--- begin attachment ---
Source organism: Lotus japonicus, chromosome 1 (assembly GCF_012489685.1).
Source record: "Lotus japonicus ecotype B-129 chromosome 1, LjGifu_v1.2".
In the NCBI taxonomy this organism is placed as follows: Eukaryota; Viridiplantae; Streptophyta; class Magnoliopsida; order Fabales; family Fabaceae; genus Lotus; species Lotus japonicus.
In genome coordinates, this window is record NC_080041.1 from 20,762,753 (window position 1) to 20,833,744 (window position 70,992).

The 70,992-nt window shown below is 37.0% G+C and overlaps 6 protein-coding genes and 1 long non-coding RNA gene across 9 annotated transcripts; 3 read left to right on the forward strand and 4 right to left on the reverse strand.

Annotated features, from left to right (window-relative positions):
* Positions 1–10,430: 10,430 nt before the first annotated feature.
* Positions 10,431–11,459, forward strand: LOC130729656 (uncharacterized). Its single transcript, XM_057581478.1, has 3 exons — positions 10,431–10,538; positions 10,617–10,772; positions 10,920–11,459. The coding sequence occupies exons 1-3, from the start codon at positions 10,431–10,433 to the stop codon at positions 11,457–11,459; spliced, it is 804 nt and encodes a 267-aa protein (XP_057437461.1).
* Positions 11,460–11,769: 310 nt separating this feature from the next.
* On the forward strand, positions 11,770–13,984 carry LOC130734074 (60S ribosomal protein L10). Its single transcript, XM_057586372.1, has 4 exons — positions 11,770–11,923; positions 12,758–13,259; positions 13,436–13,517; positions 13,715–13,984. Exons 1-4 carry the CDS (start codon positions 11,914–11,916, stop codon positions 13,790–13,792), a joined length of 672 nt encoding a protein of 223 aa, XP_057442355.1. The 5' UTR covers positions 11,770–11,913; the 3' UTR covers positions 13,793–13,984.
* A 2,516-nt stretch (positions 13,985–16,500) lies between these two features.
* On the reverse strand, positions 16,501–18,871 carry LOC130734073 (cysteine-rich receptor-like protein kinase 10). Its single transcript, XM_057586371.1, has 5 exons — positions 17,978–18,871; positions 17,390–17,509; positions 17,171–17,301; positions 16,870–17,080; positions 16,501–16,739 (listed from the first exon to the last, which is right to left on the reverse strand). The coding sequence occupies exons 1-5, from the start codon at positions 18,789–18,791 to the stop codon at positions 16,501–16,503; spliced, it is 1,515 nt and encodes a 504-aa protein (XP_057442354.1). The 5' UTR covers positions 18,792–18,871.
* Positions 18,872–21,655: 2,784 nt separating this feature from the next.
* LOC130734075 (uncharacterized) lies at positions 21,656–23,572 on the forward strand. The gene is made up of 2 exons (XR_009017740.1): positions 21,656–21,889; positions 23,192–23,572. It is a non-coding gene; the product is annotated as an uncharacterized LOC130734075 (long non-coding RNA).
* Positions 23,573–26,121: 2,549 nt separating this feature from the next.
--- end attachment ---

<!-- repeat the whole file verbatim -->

Source organism: Lotus japonicus, chromosome 1 (assembly GCF_012489685.1).
Source record: "Lotus japonicus ecotype B-129 chromosome 1, LjGifu_v1.2".
In the NCBI taxonomy this organism is placed as follows: Eukaryota; Viridiplantae; Streptophyta; class Magnoliopsida; order Fabales; family Fabaceae; genus Lotus; species Lotus japonicus.
In genome coordinates, this window is record NC_080041.1 from 20,762,753 (window position 1) to 20,833,744 (window position 70,992).

The 70,992-nt window shown below is 37.0% G+C and overlaps 6 protein-coding genes and 1 long non-coding RNA gene across 9 annotated transcripts; 3 read left to right on the forward strand and 4 right to left on the reverse strand.

Annotated features, from left to right (window-relative positions):
* Positions 1–10,430: 10,430 nt before the first annotated feature.
* Positions 10,431–11,459, forward strand: LOC130729656 (uncharacterized). Its single transcript, XM_057581478.1, has 3 exons — positions 10,431–10,538; positions 10,617–10,772; positions 10,920–11,459. The coding sequence occupies exons 1-3, from the start codon at positions 10,431–10,433 to the stop codon at positions 11,457–11,459; spliced, it is 804 nt and encodes a 267-aa protein (XP_057437461.1).
* Positions 11,460–11,769: 310 nt separating this feature from the next.
* On the forward strand, positions 11,770–13,984 carry LOC130734074 (60S ribosomal protein L10). Its single transcript, XM_057586372.1, has 4 exons — positions 11,770–11,923; positions 12,758–13,259; positions 13,436–13,517; positions 13,715–13,984. Exons 1-4 carry the CDS (start codon positions 11,914–11,916, stop codon positions 13,790–13,792), a joined length of 672 nt encoding a protein of 223 aa, XP_057442355.1. The 5' UTR covers positions 11,770–11,913; the 3' UTR covers positions 13,793–13,984.
* A 2,516-nt stretch (positions 13,985–16,500) lies between these two features.
* On the reverse strand, positions 16,501–18,871 carry LOC130734073 (cysteine-rich receptor-like protein kinase 10). Its single transcript, XM_057586371.1, has 5 exons — positions 17,978–18,871; positions 17,390–17,509; positions 17,171–17,301; positions 16,870–17,080; positions 16,501–16,739 (listed from the first exon to the last, which is right to left on the reverse strand). The coding sequence occupies exons 1-5, from the start codon at positions 18,789–18,791 to the stop codon at positions 16,501–16,503; spliced, it is 1,515 nt and encodes a 504-aa protein (XP_057442354.1). The 5' UTR covers positions 18,792–18,871.
* Positions 18,872–21,655: 2,784 nt separating this feature from the next.
* LOC130734075 (uncharacterized) lies at positions 21,656–23,572 on the forward strand. The gene is made up of 2 exons (XR_009017740.1): positions 21,656–21,889; positions 23,192–23,572. It is a non-coding gene; the product is annotated as an uncharacterized LOC130734075 (long non-coding RNA).
* Positions 23,573–26,121: 2,549 nt separating this feature from the next.